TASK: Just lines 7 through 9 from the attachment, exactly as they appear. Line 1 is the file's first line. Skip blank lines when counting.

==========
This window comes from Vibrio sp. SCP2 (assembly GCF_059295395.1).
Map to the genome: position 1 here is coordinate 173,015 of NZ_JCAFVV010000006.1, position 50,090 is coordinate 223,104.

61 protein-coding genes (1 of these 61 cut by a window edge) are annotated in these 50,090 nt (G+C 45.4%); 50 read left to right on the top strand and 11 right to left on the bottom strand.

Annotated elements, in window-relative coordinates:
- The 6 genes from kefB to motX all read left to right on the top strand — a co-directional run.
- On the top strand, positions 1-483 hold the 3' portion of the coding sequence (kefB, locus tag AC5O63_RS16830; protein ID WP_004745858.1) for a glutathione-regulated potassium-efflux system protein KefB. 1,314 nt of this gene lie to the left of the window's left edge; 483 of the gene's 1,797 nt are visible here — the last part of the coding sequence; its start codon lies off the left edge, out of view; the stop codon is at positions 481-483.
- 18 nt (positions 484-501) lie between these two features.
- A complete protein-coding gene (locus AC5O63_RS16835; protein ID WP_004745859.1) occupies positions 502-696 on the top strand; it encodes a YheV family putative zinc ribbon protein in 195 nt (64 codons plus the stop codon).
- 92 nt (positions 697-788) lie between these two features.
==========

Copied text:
- 18 nt (positions 484-501) lie between these two features.
- A complete protein-coding gene (locus AC5O63_RS16835; protein ID WP_004745859.1) occupies positions 502-696 on the top strand; it encodes a YheV family putative zinc ribbon protein in 195 nt (64 codons plus the stop codon).
- 92 nt (positions 697-788) lie between these two features.